I've never found S. bryoides that easy. Although it will germinate and do okay through the first year I find it difficult to keep through the winter. I find S. aspera which is from the same group easier.
The advantage of some of the others you've got is that you should get some germination and they will grow on and survive. Sax. oppositifolia can be very good from seed although I find that confining it in tufa is not to its taste - it seems better with a freer root run. S. paniculata brevifolia can be great. And the silver mixes can be irritating in that you may never have a name for what appears but you could get really nice things which will be adapted to your conditions. S. caesia can be grown from seed but definitely does need tufa to flourish at all - not usually easy. S. arendsii will be a hybrid mossy saxifrage - no more definite than that.
Just looked at Arrowheads list - the ones you mention will grow on tufa - you might want to brighten them up with one of the newer hybrids which Harvey Wrightman lists.
My hypertufa-ish rocks, however, are hollow, like a shell of tufa with growing medium filling, so theoretically (they're not old enough to have proved themselves) they should have the aesthetics and perfect drainage of tufa while also providing a welcoming substrate for roots.Thanks for the Wrightman tip, he wasn't on my list of regular providers. Being in Canada, I wonder if I'd need special import certificates? Info is probably on his site, I'll go look.
Using Hugh's instructions on how to include images from the Image Galleries in messages, here's the trough we've been talking about.
Holy c--p!!! Now that's a trough "to die for". There are times I wish Tennessee wasn't so humid in summer. Thanks for sharing this great photo.
Malcolm, Wrightman's was one of the vendors at the EWSW, and without the shipping costs I enabled myself to buy three saxes, 'Jana', 'Cambridge Seedling', and S. sp. 'Betscho Pass Siberia', all in full bloom and each growing in its own chunk of tufa.Now I don't know what to do with them! Bury them in the dappled afternoon shady sand bed? Maybe in a trough, or a pot? I'd like to let them outgrow their tufa chunks so I can eventually divide them, which I assume I can't do now because their roots are inextricably bound to the tufa. Or perhaps I shouldn't be waiting for division but should instead be thinking of taking cuttings after the blooms are gone.I also wonder about hybridization. Would something as crude as using a cotton swab on a stick work? I'd like to try crossing the large white 'Siberia' with the small rose "Jana" and see what kind of results I get. Assuming they're even compatible; I have no information about their backgrounds.I'm just excited to feel that this is a start on spring activities!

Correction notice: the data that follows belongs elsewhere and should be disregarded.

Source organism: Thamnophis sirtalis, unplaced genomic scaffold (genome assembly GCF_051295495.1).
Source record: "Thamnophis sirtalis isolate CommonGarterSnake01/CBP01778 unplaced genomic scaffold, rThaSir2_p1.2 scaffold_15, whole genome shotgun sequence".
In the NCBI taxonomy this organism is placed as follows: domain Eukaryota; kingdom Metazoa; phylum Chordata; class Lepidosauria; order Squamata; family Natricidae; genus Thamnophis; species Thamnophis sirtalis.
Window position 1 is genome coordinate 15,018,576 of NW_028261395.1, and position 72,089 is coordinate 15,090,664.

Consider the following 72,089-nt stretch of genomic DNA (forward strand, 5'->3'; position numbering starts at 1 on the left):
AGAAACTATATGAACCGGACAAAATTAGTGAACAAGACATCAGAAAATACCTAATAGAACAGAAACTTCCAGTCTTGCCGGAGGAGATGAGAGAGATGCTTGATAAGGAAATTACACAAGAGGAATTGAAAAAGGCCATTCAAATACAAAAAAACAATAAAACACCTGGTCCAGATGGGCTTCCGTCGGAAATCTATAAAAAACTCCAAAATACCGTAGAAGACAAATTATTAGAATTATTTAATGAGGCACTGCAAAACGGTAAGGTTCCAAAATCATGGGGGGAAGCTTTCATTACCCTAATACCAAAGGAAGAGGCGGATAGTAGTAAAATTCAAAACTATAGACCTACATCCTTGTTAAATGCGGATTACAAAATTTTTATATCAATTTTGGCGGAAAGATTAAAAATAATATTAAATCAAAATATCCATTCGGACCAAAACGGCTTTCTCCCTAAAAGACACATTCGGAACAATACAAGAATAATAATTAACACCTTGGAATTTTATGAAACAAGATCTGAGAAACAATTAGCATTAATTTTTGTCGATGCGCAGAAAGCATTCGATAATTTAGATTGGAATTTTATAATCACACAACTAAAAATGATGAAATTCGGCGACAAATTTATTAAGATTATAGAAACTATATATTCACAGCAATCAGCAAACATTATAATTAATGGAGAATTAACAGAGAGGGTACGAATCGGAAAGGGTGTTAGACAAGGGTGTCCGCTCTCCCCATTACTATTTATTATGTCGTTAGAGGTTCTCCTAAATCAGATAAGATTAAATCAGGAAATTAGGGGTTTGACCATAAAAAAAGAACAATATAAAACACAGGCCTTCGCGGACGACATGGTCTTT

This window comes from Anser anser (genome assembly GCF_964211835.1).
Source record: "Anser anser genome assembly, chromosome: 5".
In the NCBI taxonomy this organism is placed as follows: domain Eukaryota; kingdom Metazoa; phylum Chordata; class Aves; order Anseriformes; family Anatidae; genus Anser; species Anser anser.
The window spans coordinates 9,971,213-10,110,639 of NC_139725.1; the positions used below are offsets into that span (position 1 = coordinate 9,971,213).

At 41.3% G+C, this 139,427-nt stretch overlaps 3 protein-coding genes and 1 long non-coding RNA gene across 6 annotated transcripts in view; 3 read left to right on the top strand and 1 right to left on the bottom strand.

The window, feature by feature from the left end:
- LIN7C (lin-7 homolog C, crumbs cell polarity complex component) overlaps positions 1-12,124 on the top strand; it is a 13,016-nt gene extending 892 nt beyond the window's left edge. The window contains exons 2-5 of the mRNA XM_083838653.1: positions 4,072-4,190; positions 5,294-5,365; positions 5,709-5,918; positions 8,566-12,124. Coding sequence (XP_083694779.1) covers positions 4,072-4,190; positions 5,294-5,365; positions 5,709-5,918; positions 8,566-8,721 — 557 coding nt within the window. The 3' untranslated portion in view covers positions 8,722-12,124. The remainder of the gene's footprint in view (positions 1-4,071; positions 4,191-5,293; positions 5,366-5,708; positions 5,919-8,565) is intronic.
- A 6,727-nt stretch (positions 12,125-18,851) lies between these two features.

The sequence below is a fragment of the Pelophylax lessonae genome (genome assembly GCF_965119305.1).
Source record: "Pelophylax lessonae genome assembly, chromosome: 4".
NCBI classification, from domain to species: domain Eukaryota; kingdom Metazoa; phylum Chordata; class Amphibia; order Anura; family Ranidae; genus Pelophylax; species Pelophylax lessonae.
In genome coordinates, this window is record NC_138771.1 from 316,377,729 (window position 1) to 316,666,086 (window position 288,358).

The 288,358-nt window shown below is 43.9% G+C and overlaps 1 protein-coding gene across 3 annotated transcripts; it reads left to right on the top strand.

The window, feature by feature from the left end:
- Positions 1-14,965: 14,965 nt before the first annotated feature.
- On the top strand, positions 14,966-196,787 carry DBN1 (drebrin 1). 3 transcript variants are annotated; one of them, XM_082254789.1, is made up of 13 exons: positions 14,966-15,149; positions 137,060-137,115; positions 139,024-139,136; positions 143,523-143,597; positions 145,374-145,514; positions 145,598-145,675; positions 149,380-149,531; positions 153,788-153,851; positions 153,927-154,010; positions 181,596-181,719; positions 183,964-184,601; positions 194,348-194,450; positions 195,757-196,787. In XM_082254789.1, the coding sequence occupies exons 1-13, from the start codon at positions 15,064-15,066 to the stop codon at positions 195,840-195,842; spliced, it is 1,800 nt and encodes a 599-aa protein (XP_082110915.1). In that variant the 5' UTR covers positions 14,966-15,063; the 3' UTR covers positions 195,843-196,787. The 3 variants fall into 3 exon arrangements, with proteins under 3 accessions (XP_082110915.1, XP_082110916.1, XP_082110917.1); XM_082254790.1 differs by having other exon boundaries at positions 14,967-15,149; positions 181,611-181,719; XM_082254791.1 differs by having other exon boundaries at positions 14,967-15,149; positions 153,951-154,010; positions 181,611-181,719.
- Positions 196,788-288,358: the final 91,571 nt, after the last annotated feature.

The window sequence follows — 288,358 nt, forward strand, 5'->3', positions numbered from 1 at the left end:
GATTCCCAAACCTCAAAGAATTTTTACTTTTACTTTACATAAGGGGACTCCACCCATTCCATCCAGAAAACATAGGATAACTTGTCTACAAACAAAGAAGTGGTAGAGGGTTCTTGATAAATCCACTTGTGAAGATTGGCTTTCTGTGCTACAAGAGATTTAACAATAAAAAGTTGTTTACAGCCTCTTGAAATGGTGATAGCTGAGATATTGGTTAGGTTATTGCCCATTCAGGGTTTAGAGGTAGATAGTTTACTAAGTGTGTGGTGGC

Sorry I've been too busy to get round to posting you an answer sooner.
I think I wouls start by growing them in a pot - maybe even putting all three in a larger pot - say 12" - but I would definitely take some cuttings after they have flowered. Then they will be at their most vigorous and cuttings should root in just a few weeks.
As far as cross-pollinating is concerned I take the stamen off one plant with a pair of very fine tweezers and then take that to the plant I want to pollinate - that way you make sure you get enough pollen on the stigmas. In all these cases there should be compatibility but the most likely to set good seed is the 'Betscho Pass' plant since that is species where the others are hybrids - in both cases the parentage is not really known. I would try in both directions but would expect more chance of seed setting on 'Betscho Pass' pollinated by 'Jana' than the other way round. 'Jana' probably derives from a Saxifraga x anglica hybrid but 'Cambridge Seedling' but again probably one of the parents is similar but then crossed with S. marginata although this is conjecture. 'Cambridge Seedling' has been around since at least 1971 but 'Jana' is much newer and originated in the Czech Republic.
If you do get seed then I sow the seed immediately the seed capsules start to open (perhaps 8 weeks) and often you will get immediate germination (say 10-14 days). It's great fun to get such an immediate result. Sometimes they will flower in their second year of you are lucky. Good luck.